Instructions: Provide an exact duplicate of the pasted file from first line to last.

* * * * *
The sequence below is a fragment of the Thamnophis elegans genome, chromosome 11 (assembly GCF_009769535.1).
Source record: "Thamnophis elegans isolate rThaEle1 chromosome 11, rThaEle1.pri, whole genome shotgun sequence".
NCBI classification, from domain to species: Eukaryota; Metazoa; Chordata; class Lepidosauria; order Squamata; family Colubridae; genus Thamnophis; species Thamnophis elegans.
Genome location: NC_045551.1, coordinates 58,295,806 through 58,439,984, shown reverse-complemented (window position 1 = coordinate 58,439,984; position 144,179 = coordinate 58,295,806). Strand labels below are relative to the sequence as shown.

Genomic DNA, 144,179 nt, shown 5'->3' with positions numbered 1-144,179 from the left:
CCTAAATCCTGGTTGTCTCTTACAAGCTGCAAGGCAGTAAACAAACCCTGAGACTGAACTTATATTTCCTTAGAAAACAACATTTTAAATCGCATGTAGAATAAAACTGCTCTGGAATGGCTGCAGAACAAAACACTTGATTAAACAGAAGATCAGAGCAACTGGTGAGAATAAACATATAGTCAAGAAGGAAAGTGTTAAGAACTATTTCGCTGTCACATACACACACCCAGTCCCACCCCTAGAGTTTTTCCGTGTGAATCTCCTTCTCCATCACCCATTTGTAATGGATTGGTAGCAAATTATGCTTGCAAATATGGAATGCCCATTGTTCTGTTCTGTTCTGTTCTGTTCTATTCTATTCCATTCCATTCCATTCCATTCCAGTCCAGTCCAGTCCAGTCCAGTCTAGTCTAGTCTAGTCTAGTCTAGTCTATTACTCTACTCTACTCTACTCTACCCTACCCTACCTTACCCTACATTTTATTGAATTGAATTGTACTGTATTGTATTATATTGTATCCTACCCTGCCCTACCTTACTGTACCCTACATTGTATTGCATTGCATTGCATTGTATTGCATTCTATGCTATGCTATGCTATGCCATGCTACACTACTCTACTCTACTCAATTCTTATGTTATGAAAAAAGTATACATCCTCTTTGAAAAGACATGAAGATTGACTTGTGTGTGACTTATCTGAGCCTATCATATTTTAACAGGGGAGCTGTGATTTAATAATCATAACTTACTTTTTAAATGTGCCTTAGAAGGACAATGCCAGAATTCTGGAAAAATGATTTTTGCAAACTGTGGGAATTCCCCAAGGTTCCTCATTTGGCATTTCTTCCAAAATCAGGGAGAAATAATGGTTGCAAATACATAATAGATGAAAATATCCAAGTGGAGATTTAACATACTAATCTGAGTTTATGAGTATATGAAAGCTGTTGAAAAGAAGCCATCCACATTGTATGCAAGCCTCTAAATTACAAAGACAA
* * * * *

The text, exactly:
The sequence below is a fragment of the Thamnophis elegans genome, chromosome 11 (assembly GCF_009769535.1).
Source record: "Thamnophis elegans isolate rThaEle1 chromosome 11, rThaEle1.pri, whole genome shotgun sequence".
NCBI classification, from domain to species: Eukaryota; Metazoa; Chordata; class Lepidosauria; order Squamata; family Colubridae; genus Thamnophis; species Thamnophis elegans.
Genome location: NC_045551.1, coordinates 58,295,806 through 58,439,984, shown reverse-complemented (window position 1 = coordinate 58,439,984; position 144,179 = coordinate 58,295,806). Strand labels below are relative to the sequence as shown.

Genomic DNA, 144,179 nt, shown 5'->3' with positions numbered 1-144,179 from the left:
CCTAAATCCTGGTTGTCTCTTACAAGCTGCAAGGCAGTAAACAAACCCTGAGACTGAACTTATATTTCCTTAGAAAACAACATTTTAAATCGCATGTAGAATAAAACTGCTCTGGAATGGCTGCAGAACAAAACACTTGATTAAACAGAAGATCAGAGCAACTGGTGAGAATAAACATATAGTCAAGAAGGAAAGTGTTAAGAACTATTTCGCTGTCACATACACACACCCAGTCCCACCCCTAGAGTTTTTCCGTGTGAATCTCCTTCTCCATCACCCATTTGTAATGGATTGGTAGCAAATTATGCTTGCAAATATGGAATGCCCATTGTTCTGTTCTGTTCTGTTCTGTTCTATTCTATTCCATTCCATTCCATTCCATTCCAGTCCAGTCCAGTCCAGTCCAGTCTAGTCTAGTCTAGTCTAGTCTAGTCTATTACTCTACTCTACTCTACTCTACCCTACCCTACCTTACCCTACATTTTATTGAATTGAATTGTACTGTATTGTATTATATTGTATCCTACCCTGCCCTACCTTACTGTACCCTACATTGTATTGCATTGCATTGCATTGTATTGCATTCTATGCTATGCTATGCTATGCCATGCTACACTACTCTACTCTACTCAATTCTTATGTTATGAAAAAAGTATACATCCTCTTTGAAAAGACATGAAGATTGACTTGTGTGTGACTTATCTGAGCCTATCATATTTTAACAGGGGAGCTGTGATTTAATAATCATAACTTACTTTTTAAATGTGCCTTAGAAGGACAATGCCAGAATTCTGGAAAAATGATTTTTGCAAACTGTGGGAATTCCCCAAGGTTCCTCATTTGGCATTTCTTCCAAAATCAGGGAGAAATAATGGTTGCAAATACATAATAGATGAAAATATCCAAGTGGAGATTTAACATACTAATCTGAGTTTATGAGTATATGAAAGCTGTTGAAAAGAAGCCATCCACATTGTATGCAAGCCTCTAAATTACAAAGACAA